Appalachia, Summer/Fall 2013
July 9, 2012: Thoreau Falls. On a hot day in mid-July last summer, the patter of rain on my trekking umbrella puts me to sleep in the Pemigewasset Wilderness. Are monsoons, thanks to global warming, coming to northern New England? This is day two of a planned extended fishing transect through the White Mountains.
The last time I did such a thing, I was a kid working in the Appalachian Mountain Club’s high huts back in the early 1970s. There I discovered, along with a love of the mountains, a love of trout fishing. While my hut compatriots were off setting ridge-running records or pursuing ill-advised night raids on other huts, I was in the valleys walking newly minted Wilderness areas looking for wild brook trout. Now, like a Rip van Winkle, I was back. What had changed?
Trout fishing may not contain the daring of a decent night raid, but traveling pool to pool upstream always took me to memorable places. I still remember those places and those fish. I recall in sharp relief a certain beaver pond found 40 years ago under The Horn of Mount Cabot and the wild orange-bellied brook trout I caught there; I can still see bright red spots on the sides of six brook trout in their high, granite-lined pool in Evans Notch.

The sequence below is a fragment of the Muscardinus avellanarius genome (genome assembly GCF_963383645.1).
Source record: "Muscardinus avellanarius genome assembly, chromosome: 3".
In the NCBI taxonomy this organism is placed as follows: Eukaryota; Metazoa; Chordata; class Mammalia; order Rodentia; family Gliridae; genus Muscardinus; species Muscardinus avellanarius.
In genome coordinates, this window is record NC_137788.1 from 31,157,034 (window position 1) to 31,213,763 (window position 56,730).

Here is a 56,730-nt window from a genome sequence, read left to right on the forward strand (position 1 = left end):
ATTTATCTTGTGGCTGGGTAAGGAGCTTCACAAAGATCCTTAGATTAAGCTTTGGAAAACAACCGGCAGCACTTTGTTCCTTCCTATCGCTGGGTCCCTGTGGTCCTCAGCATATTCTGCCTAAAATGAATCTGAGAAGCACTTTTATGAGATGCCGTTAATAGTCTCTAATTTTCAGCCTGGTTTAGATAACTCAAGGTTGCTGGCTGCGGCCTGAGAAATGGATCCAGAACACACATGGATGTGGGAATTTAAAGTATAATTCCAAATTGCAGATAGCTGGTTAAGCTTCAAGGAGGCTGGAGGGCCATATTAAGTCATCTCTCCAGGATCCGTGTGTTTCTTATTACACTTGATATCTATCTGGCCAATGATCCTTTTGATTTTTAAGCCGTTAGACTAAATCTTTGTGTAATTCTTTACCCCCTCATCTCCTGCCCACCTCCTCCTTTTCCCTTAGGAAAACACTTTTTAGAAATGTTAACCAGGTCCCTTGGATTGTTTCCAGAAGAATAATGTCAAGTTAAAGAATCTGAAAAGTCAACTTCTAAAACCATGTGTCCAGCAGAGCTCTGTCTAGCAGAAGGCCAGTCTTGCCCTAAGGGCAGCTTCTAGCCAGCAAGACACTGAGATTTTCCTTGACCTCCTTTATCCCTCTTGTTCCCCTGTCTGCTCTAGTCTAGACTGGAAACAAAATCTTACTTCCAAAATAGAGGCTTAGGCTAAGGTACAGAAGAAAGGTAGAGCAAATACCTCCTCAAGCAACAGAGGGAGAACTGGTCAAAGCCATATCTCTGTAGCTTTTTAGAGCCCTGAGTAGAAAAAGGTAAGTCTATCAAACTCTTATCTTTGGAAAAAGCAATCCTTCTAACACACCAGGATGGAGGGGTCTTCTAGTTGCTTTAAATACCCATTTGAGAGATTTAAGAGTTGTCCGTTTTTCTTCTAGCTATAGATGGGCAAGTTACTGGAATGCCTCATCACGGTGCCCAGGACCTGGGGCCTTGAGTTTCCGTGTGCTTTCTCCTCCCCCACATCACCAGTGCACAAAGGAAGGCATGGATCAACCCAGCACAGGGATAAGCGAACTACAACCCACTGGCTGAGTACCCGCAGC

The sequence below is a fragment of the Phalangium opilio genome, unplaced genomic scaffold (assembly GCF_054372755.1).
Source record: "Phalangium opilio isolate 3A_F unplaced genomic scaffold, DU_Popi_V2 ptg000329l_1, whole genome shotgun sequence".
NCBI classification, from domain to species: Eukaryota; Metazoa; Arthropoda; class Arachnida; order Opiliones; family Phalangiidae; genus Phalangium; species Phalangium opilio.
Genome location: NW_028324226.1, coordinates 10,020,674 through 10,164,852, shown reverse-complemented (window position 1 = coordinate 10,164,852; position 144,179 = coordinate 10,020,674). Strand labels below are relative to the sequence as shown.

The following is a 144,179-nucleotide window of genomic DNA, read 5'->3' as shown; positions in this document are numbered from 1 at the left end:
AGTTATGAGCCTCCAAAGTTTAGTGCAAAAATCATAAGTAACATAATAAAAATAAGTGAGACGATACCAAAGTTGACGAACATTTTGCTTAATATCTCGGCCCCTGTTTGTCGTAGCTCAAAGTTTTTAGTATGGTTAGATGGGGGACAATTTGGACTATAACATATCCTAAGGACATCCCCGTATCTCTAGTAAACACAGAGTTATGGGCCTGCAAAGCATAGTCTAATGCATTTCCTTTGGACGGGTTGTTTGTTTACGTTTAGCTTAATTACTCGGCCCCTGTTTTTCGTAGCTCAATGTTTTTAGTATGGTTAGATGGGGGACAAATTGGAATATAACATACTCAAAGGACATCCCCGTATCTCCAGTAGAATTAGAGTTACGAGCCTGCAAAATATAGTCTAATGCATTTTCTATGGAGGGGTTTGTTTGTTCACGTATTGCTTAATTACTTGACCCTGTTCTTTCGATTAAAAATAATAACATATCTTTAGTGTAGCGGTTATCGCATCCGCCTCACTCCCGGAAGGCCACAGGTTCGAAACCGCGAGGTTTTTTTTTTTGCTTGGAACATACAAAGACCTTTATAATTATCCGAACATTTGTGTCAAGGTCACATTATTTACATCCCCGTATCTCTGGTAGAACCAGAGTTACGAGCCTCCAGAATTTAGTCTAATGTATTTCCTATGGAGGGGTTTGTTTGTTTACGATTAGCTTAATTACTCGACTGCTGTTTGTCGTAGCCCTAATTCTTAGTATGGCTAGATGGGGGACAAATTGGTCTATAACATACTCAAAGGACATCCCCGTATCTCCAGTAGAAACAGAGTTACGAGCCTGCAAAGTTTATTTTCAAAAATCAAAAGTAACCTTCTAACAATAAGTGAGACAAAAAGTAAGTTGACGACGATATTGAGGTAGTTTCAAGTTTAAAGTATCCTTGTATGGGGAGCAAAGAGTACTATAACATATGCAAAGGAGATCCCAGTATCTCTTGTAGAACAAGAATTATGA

I remember a large male Ammonoosuc brook trout I caught and the cast I made at dusk to catch him (it has to be dead-on with a lie like that, and you have only a split second to hook your fish before the fly is swept downstream). I also remember those days of youthful fishing that didn’t yield a fish and trips that ended in near-disaster—a canoe bent around a rock on the Androscoggin River at Errol, a fine new rod lost in a slip at Pontook Dam. Over the ensuing years, have these places and fish changed? Brook trout, the biologists tell us, are sensitive barometers of ecological change. We change too.
Can a fishing transect through old mountains and memory fish tell not only how a landscape has changed in 40 years, but also how we have? Can you count on memory fish, like old music, to be there when you aren’t?
These are excerpts. To read the rest of Tim Traver’s story, please order the Summer/Fall 2013 issue of Appalachia.